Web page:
Emotional balance and wellbeing
The mind rules our emotions. We define nine basic human emotions: Love, Joy, Sadness, Anger, Courage, Fear, Disgust, Curiosity and Peace. They are all necessary as they prompt us to react properly. Love is necessary for our connection with our partner in life and with our children and parents. Fear protects us from danger. Sadness creates those moments of contemplation that help us to grieve and let go.
If we are aligned, these moments of emotion are very helpful. However, when out of alignment, the mind can drift and create emotional imbalance. Sadness turns into a deep depression, love turns into an all-consuming, overwhelming attachment, fear can paralyze us, and so on. Staying in tune with our core is thus essential for our emotional balance. With good alignment, we can afford to be sad, happy, or angry. Meditating to put the mind in the right perspective is the answer during these moments.
We can avoid most things we don’t like in life by hiding, escaping, distracting, suppressing or by any number of other means. But, we mustn’t waste our lives trying to escape from the monsters of our minds. How do you run away from things that are in your head? The mind never forgets. It stores everything.
The answer lies in what we call “Psychological flexibility”. Accepting imperfections is healthy and necessary. The refusal to accept some of our basic emotions can make us psychologically rigid. Rigidity is the inability to change habits or to modify attitudes once developed. Psychological rigidity is closely related to mental disorders such as anxiety and depression, substance abuse and declining work performance. Psychopathology is even worse and defined as letting only some parts of our mind dominate all of the others.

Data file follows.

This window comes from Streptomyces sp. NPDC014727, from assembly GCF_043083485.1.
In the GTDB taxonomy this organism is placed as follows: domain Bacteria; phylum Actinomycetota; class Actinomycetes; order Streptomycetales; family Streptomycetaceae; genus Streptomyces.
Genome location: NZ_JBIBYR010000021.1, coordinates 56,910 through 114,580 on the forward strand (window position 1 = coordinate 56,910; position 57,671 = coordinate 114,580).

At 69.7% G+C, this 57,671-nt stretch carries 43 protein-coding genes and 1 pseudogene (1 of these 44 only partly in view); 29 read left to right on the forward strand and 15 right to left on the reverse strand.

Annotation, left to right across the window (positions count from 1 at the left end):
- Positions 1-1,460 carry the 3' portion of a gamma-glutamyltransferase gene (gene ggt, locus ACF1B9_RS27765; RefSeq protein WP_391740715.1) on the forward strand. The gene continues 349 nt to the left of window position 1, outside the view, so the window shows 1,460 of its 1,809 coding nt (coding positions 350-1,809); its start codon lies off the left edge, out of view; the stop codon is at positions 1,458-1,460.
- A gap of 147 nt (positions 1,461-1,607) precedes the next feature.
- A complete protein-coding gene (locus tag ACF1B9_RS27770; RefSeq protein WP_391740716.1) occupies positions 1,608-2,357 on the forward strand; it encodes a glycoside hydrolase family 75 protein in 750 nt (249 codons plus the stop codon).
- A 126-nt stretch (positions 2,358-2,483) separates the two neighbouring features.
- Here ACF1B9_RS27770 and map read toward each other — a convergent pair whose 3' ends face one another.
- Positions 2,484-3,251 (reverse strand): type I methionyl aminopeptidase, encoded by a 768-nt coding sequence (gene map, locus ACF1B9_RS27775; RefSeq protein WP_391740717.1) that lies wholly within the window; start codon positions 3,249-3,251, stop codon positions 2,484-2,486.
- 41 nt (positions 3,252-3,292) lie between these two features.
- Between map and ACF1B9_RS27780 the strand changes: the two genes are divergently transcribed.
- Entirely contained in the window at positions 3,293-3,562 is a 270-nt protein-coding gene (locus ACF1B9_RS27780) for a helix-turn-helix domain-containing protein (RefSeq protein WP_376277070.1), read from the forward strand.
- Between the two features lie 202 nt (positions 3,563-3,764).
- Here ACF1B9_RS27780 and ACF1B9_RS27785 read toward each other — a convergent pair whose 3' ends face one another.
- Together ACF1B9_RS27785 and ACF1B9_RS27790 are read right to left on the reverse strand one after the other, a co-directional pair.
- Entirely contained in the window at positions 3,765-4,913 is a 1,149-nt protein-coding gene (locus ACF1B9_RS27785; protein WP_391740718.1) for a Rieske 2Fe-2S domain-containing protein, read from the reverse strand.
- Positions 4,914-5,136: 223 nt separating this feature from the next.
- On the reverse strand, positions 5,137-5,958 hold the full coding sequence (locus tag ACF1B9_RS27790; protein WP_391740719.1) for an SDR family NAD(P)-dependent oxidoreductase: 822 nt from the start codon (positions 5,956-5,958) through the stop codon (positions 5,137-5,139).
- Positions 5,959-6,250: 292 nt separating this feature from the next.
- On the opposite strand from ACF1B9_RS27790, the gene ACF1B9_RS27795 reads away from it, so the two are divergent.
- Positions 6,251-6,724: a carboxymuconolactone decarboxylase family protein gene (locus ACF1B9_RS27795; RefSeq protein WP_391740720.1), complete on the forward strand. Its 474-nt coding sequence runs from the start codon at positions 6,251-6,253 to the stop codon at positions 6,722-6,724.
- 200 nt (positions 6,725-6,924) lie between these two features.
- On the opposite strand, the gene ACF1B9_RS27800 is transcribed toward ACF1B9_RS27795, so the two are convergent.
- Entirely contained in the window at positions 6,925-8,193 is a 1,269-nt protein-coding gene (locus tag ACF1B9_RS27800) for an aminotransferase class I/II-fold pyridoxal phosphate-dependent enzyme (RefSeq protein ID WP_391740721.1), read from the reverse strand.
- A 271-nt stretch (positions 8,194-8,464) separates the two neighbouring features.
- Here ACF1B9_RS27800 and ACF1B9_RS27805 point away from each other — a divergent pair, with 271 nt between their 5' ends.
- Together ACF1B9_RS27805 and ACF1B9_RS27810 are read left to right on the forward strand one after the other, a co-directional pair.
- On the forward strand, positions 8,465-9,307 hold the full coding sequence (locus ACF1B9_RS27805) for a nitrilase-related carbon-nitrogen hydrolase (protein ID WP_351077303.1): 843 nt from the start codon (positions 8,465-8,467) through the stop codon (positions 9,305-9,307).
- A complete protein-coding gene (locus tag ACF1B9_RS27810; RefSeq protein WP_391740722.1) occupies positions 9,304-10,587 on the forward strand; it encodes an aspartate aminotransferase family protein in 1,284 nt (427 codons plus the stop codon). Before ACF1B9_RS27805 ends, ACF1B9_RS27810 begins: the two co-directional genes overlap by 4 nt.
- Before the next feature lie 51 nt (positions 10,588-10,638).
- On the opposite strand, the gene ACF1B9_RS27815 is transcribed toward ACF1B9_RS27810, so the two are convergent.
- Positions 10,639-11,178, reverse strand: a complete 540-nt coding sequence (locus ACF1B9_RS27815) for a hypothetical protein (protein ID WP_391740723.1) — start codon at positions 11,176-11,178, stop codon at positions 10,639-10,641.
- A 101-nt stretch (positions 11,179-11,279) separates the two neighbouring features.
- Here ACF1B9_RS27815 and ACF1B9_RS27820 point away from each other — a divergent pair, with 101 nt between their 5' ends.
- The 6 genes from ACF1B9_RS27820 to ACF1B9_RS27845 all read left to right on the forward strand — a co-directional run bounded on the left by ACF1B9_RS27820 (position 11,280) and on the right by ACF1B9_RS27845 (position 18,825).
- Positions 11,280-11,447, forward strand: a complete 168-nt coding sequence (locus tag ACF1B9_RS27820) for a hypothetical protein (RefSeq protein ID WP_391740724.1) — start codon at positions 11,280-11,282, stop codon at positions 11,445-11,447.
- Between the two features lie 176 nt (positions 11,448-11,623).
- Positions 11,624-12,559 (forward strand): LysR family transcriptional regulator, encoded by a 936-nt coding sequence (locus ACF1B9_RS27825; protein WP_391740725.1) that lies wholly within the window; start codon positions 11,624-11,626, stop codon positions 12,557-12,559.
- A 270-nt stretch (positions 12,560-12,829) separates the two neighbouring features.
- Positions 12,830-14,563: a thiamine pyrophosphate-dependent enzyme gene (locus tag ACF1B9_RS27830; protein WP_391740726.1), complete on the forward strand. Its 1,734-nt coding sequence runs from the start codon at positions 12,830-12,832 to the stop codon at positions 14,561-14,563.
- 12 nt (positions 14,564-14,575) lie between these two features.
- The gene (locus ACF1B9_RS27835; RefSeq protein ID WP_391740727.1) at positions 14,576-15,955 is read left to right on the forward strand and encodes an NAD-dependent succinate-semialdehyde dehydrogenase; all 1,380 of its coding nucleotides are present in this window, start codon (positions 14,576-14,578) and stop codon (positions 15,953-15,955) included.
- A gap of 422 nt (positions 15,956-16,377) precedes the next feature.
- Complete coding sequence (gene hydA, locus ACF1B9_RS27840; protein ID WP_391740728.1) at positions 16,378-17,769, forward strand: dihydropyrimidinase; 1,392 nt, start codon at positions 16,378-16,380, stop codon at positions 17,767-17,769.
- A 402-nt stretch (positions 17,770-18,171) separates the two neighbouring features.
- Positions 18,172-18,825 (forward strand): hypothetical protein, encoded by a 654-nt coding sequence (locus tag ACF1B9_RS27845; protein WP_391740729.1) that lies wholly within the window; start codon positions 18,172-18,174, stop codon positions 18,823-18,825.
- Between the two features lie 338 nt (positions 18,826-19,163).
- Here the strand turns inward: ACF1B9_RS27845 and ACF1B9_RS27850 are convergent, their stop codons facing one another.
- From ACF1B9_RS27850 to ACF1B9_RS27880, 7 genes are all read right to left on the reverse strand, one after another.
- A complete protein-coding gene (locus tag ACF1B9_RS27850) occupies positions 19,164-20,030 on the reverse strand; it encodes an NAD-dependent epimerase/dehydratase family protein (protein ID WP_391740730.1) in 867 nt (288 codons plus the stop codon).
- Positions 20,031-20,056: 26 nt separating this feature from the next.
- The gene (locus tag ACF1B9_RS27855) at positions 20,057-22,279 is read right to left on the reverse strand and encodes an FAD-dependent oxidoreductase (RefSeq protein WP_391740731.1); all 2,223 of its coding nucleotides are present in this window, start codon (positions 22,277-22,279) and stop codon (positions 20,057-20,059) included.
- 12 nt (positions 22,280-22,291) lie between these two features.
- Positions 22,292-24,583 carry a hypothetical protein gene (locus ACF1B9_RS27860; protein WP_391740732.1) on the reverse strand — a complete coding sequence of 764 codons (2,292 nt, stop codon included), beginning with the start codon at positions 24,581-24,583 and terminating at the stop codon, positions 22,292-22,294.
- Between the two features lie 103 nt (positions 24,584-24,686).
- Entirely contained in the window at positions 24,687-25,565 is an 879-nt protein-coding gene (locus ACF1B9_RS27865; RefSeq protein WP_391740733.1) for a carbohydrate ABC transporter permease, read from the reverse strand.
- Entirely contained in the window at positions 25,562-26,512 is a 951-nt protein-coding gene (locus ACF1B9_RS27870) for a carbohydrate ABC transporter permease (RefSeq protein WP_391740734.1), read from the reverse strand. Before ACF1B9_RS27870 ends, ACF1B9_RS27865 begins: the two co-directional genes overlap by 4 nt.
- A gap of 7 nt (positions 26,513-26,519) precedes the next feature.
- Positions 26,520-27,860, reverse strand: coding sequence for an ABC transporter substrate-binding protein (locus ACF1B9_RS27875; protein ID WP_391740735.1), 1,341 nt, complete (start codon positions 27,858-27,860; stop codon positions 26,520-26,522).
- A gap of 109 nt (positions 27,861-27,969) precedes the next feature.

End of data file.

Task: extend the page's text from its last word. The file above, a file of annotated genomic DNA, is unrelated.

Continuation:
The positive effects of the acceptance of weaknesses are shown by a study on chickens in 2008, “How to get peace and productivity in the hen house”, Muir, Purdue University. They selected and allowed the best individual egg layer and best egg laying cage to reproduce, then followed the experiment for six generations. The result was a disaster. Contrary to the expectations, the sixth generation of chickens was unhealthy and underproductive, compared to regular breeding. The conclusion is that the acceptance of imperfections leads to a healthy balanced life. The acceptance of pain, for instance, reduces suffering as well.
“Develop the courage to solve those problems that can be solved, the serenity to accept the problems that can’t be solved and the wisdom to know the difference” is an old and wise prayer.
The mind is a rule-making factory that constantly tries to make sense of the world. It does this by making rules that tell us what to do next, what we should feel or what we should think. These rules can be helpful. They can save us time and energy. But, when the mind becomes rigid and inflexible they can divert us from our path.